Walter E. Williams

 In 1993, a Department of Education survey found that, among college graduates, 50 percent of whites and more than 80 percent of blacks couldn't state in writing the argument made in a newspaper column or use a bus schedule to get on the right bus, 56 percent could not calculate the right tip, 57 percent could not figure out how much change they should get back after putting down $3 to pay for a 60-cent bowl of soup and a $1.95 sandwich, and over 90 percent could not use a calculator to find the cost of carpeting a room. But not to worry. The American Council of Trustees and Alumni's 1999 survey of seniors at the nation's top 55 liberal arts colleges and universities found that 98 percent could identify rap artist Snoop Doggy Dogg and Beavis and Butt-Head, but only 34 percent knew George Washington was the general at the battle of Yorktown.

 Americans as donors and taxpayers have been exceedingly generous to our universities. Given our universities' gross betrayal of trust, Americans should rethink their generosity as well as rethink who serves on boards of trustees that, in dereliction of duty, permit universities to become hotbeds of political activism and academic fraud. There are a few universities where there's still integrity and academic honesty, and they don't cost an arm and a leg. Among them are: Grove City College, Pa., Hillsdale College, Mich., Franciscan University, Steubenville, Iowa, and others listed at the Web page of Young America's Foundation.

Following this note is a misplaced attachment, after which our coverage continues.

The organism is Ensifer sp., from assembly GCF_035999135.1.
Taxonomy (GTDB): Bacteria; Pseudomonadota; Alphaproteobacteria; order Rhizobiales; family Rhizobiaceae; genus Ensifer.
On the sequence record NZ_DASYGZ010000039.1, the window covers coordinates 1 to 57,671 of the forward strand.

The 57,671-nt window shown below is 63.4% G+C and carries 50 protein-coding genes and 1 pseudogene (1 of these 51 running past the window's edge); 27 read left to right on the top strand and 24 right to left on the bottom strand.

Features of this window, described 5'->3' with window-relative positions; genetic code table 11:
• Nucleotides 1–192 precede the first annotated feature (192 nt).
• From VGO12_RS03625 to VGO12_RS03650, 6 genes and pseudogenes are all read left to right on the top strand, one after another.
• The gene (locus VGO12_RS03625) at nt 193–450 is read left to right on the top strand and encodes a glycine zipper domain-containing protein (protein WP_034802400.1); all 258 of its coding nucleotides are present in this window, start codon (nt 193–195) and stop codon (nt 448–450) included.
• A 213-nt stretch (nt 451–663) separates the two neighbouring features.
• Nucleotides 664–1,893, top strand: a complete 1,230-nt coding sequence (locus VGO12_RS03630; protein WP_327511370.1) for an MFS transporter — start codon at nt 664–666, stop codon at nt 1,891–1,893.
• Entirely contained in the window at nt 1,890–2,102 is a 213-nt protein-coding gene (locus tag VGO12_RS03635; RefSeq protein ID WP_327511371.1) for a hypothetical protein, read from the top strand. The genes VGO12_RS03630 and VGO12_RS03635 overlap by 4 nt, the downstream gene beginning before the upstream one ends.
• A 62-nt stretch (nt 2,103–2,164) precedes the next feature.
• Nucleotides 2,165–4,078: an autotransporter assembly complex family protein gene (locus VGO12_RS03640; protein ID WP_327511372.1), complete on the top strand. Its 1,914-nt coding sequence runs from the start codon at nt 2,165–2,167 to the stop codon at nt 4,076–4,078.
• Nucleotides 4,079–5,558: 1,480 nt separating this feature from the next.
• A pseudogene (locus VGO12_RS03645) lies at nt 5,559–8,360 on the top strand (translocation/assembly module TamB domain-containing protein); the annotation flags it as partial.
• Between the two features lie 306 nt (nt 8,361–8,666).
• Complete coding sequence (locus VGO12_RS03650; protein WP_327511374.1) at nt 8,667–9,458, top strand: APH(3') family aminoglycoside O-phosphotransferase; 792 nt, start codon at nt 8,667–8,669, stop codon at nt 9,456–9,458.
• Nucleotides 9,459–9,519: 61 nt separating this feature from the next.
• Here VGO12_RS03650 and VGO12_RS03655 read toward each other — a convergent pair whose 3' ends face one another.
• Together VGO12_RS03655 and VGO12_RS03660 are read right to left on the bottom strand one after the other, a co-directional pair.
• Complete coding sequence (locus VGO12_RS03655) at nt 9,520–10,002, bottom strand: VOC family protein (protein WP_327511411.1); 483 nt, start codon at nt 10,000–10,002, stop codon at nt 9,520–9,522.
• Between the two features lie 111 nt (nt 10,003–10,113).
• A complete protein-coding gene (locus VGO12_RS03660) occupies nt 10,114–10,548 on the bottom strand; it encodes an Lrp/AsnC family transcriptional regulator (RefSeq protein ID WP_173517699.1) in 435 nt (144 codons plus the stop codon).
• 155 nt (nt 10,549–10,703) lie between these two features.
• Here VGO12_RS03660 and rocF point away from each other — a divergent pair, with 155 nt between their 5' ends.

Walter E. Williams

Dr. Williams serves on the faculty of George Mason University as John M. Olin Distinguished Professor of Economics and is the author of 'Race and Economics: How Much Can Be Blamed on Discrimination?' and 'Up from the Projects: An Autobiography.'
 
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